How to Run HEPScore23 Benchmark

This document provides instructions on how to execute the HEPScore23 benchmark.

Requirements

It is crucial that the server is fully dedicated to the benchmarking activity during the run, to ensure accurate measurements and prevent potential errors.

The server must have a minimum hardware configuration (see requirements below) and include the following packages:

The user will need pip and git to install HEPScore23 as a Python package.

Hardware requirements:

Run the HEP Benchmark Suite

While it is possible to install HEPScore23 standalone (see later), it is recommended to use the HEP Benchmark Suite alongside HEPScore23 to include in the benchmark report metadata about the server’s running conditions. The metadata includes details about the server’s CPU, RAM, disks, IP addresses, and other relevant information. In future versions of the suite, there will be the capability to configure additional measurement plugins, expanding the functionality beyond its current state. These new plugins will include options such as an energy consumption plugin or a load and memory usage plugin.

The HEP Benchmark Suite can be installed using pip and git.

A bash script has been developed to streamline the installation and running process. This script provides a fully comprehensive running procedure and enables the system administrator to install the HEP Benchmark Suite and HEPScore23, run the HEP Benchmark Suite, which in turn extracts the necessary metadata from the server, executes HEPScore23 and produces a final output document.

Script mandatory parameters

To use the bash script, users will need to provide a mandatory custom parameter to declare the specific site on which the benchmark is running.

The SITE parameter is essential for ensuring that the results are accurately attributed to the correct site when integrated into the WLCG Benchmark DB. If the “SITE” parameter cannot be assigned or the user opts not to declare it, a dummy value like “dummy” or “anonymous” should be used as a placeholder. These placeholder values avoid that the script raises exceptions, and allow, in case of publication, for the integration of data into the database while indicating that the site information is intentionally omitted.

To run the script, users can use the following command line.

./run_HEPscore.sh -s SITE 

By default, the script will use the current directory to create a working directory where all necessary files will be stored, including container images, benchmark outputs, and temporary workload results. The working directory can be modified using the parameter -w target_folder.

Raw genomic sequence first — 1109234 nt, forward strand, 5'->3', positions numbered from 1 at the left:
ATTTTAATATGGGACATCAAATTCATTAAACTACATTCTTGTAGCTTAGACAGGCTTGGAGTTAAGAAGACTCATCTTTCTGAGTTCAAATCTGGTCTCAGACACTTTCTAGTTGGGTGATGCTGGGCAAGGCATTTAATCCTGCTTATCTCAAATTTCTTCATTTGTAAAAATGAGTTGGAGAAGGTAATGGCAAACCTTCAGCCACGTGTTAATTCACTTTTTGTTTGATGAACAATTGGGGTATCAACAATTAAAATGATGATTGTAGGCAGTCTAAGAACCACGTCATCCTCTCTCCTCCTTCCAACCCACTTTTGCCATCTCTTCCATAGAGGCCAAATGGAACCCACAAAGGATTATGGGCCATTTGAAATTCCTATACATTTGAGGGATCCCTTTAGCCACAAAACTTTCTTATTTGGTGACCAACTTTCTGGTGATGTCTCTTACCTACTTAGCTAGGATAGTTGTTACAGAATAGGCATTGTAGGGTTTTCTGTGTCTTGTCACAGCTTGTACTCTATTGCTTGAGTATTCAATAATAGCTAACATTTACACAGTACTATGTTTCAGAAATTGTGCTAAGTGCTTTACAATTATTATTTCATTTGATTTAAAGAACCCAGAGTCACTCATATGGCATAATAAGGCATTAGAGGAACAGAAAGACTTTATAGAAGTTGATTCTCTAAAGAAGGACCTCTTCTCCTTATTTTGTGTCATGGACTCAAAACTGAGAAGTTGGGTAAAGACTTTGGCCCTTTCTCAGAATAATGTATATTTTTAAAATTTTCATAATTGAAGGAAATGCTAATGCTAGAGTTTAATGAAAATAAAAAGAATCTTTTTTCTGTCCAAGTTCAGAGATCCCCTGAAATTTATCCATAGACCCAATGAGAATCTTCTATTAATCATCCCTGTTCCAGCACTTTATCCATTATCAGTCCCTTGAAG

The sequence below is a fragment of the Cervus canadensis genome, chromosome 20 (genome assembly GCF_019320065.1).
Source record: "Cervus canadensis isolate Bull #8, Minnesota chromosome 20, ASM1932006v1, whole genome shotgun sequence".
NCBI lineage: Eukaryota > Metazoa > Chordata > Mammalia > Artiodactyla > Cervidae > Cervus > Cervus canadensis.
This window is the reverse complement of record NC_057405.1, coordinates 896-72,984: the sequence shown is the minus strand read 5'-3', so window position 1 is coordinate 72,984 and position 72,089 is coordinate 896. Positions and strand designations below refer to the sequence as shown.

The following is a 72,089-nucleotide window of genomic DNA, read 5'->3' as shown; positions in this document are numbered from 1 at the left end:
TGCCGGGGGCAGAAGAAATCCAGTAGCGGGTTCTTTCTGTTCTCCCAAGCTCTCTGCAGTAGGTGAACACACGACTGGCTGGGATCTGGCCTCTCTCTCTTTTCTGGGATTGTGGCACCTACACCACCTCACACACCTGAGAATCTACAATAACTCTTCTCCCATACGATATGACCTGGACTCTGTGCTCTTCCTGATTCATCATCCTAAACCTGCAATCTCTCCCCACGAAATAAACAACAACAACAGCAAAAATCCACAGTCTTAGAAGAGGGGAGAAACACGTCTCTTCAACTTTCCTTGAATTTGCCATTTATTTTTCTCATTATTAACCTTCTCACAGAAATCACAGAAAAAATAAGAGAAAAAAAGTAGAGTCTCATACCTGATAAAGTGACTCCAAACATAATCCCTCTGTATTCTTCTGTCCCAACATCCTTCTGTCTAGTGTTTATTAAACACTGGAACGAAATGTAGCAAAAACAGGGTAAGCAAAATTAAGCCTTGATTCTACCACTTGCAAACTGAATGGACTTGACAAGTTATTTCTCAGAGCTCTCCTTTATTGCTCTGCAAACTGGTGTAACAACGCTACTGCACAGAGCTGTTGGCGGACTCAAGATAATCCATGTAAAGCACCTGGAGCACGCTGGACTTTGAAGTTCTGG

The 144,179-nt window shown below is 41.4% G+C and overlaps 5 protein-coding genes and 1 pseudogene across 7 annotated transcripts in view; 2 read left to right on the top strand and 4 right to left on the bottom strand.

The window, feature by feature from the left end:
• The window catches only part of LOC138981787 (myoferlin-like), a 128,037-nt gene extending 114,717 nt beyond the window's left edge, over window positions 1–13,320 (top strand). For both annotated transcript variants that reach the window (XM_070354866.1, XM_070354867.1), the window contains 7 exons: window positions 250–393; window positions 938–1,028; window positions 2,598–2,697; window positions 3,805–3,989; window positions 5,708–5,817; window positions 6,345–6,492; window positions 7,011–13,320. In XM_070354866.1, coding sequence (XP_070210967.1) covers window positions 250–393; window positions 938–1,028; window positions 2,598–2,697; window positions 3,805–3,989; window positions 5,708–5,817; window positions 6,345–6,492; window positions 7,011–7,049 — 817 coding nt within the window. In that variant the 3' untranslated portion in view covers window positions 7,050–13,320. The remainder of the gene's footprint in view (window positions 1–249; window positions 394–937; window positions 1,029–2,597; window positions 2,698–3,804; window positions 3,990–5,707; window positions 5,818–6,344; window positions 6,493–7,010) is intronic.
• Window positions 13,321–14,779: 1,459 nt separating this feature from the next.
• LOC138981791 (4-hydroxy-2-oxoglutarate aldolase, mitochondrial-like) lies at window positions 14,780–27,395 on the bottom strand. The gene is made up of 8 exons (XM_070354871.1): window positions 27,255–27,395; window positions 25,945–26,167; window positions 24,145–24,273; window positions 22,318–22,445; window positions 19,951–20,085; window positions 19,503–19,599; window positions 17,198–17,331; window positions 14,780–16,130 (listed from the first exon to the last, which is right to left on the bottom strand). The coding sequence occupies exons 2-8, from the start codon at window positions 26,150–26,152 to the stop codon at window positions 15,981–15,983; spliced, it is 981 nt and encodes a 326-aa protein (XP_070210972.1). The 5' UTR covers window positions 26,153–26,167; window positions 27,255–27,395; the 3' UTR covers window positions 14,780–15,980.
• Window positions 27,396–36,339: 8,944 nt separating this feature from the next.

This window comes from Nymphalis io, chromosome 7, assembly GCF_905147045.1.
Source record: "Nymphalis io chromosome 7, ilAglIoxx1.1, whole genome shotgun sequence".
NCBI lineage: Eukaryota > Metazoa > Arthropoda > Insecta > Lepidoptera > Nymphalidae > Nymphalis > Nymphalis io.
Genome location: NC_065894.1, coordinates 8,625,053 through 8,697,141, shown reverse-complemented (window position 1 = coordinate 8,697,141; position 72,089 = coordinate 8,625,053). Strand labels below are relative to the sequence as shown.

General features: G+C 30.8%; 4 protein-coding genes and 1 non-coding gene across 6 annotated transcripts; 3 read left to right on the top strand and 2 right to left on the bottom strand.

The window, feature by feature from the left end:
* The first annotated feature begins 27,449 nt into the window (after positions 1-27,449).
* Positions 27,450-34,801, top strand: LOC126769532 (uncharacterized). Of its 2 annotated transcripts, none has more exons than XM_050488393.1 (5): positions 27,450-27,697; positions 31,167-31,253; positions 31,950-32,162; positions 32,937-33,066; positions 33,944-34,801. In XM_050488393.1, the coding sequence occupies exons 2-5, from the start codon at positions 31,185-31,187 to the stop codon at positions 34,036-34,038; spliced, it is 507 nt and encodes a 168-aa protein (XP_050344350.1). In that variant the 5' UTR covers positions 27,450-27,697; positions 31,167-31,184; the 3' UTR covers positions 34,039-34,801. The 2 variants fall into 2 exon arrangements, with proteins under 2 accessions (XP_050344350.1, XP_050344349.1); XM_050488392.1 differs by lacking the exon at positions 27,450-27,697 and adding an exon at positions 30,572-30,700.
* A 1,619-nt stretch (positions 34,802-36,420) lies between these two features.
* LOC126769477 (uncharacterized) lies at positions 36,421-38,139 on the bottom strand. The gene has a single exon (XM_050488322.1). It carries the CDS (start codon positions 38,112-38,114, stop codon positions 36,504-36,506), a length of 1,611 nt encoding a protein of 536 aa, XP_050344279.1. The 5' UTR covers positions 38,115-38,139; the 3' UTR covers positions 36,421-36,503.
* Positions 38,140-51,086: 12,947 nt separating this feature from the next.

During the execution the script reports the stdout of the HEP Benchmark Suite. If the execution completes successfully, it will print at the end information such as

[INFO] Successfully completed all requested benchmarks
=========================================================
BENCHMARK RESULTS FOR <hostname>
=========================================================
Suite start: start_date
Suite end: end_date
Machine CPU Model: name
HEPscore Benchmark = value

Using the bash script ensures that the entire process is performed correctly, and it is recommended that users utilize it when installing and running HEPScore23.

Publish results (Optional)

The HEP Benchmark Suite also offers the added benefit of being able to submit the benchmark results to the WLCG Benchmark DB (based on OpenSearch/ElasticSearch). To accomplish this, a valid X509 certificate (service, robot, user) must be available, and the certificate’s DN must be authorized for the publication of the results.

The command line options of the script will include the -p (publish) argument, as well as the mandatory certificate and key file location.

To run the script, users can use the following command line.

./run_HEPscore.sh -s SITE -p -c /path/to/cert.pem -k /path/to/key.pem

To declare the DN users should open a GGUS tickets.

DN extraction

To extract the DN from the certificate run:

openssl x509 -noout -in user.crt.pem -subject -nameopt RFC2253

which should output something similar to:

subject=CN=Name Surname,CN=123456,CN=username,OU=Users,OU=Organic Units,DC=cern,DC=ch

Run HEPScore23 standalone

If the usage of the HEP Benchmark Suite and the orchestrator bash script is not an option for you, the following instructions will allow the installation of the python package of HEPScore23. It is recommended to use a virtual environment to install HEPScore23.

python3 -m venv HS23env
source HS23env/bin/activate
pip3 install  git+https://gitlab.cern.ch/hep-benchmarks/hep-score.git@v1.5

Troubleshooting

ulimit configuration on CENTOS7 (reason and procedure)

A workload of the HEPScore23 benchmark uses a multi-service approach for the reconstruction and starts multiple processes per core that stay idle waiting for their turn of processing. For machines with more than 100 CPU cores, this translates into more than 4096 processes, which is the default for normal (non-root) users on CentOS7. Therefore, HEPScore23 should run as root, or the user should be able to start more processes. This can be set with ulimit on CentOS7 by adding the line

echo "benchmark  soft nproc unlimited" >> /etc/security/limits.d/20-nproc.conf 

It is necessary to start a new shell session after that change before running HEPScore23.

CVMFS (as image repository) configuration

Although it’s not part of the standard configuration, it is possible to get the container images for the benchmark from CVMFS instead of from the gitlab registry. Some workloads of the HEPScore23 benchmark access several files in parallel on /cvmfs, about 200 files per CPU core. For bigger machines (more than 60 cores), it is necessary to adjust the CVMFS config and set the maximal number of open files (CVMFS_NFILES in /etc/cvmfs/default.local) value to about 200 times the number of cores. The new value is active after a remount of the CVMFS repository on the machine.